15. (SBU) Hoyer asked what impact the upcoming NZ elections may have on NZ foreign policy. Cullen expressed his opinion that if there is a change of government, there would be little change in foreign policy. Most changes would be on the domestic front, he said.
The US Role in World Affairs
16. (SBU) Representative Chandler (D-KY) noted the loss of US popularity in the world and asked for ideas on how to reverse that perception. Cullen commented that, as a historian, he tends to take a long-term view. The US is number one now, he said, but the chances of remaining in that position by 2100 are slim. He suggested that the US should develop and implement international rules and practices "that
will be there when you are no longer number one." He mentioned, as an example, endorsement of the international criminal court, which would be "a signal to the world." He cautioned that the US should avoid being regarded in the same way as the Australian cricket team, where "the rules are not quite symmetrical."
17. (C) With respect to the NZ's current domestic political environment, Cullen commented that there is a certain sentiment among New Zealanders that the Labour Party has been in power long enough and that Johnny (National Party leader John Keys) "should have a chance at bat." However, he added, even though the polls seem to be in Keys' favor, "you never know what rabbits the wily old curmudgeons (i.e., Labour) can pull out of what hats."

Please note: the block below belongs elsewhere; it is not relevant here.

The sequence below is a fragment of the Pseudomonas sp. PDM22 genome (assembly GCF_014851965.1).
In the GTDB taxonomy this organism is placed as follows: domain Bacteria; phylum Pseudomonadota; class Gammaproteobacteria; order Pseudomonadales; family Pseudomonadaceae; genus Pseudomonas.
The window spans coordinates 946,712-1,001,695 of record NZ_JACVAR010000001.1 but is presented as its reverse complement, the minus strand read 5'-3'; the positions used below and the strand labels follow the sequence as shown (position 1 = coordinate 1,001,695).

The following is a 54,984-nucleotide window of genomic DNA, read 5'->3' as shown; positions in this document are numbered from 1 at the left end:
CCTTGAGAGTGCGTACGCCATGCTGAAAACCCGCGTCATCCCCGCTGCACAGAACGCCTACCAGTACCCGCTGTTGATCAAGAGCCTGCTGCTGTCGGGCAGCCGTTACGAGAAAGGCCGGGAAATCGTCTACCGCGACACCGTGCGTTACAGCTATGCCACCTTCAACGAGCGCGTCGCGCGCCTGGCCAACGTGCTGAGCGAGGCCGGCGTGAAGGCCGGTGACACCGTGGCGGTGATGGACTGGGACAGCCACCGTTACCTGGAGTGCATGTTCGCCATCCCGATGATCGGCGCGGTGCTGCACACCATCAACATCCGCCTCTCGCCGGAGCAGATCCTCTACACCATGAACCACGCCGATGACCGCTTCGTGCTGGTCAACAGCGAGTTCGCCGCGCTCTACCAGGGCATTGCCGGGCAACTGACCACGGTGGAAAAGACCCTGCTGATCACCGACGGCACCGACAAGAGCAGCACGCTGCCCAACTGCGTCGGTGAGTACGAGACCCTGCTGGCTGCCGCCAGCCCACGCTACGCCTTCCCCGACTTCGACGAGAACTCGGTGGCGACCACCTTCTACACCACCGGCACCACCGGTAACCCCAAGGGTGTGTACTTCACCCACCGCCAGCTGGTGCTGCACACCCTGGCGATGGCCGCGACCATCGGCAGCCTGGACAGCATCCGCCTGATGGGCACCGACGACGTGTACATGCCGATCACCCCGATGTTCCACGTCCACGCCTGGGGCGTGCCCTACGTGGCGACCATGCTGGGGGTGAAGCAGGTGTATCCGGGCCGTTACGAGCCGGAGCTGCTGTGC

18. (SBU) The Codel arrived during the peak of the NZ summer when school was out, most New Zealanders were on vacation and celebrating the holidays, and the GNZ was, for all practical purposes, shut down. In spite of this, the GNZ pulled out all the stops to provide Codel Hoyer with a meaningful program of meetings and activities ) with some government officials coming in from planned vacations to meet with the
Codel. This effort illustrates the GNZ's high regard for, and interest in further development of, its longstanding and productive relationship with the US. WELLINGTON 00000015 004 OF 004
19. (U) Codel Hoyer did not have an opportunity to clear this message before departure.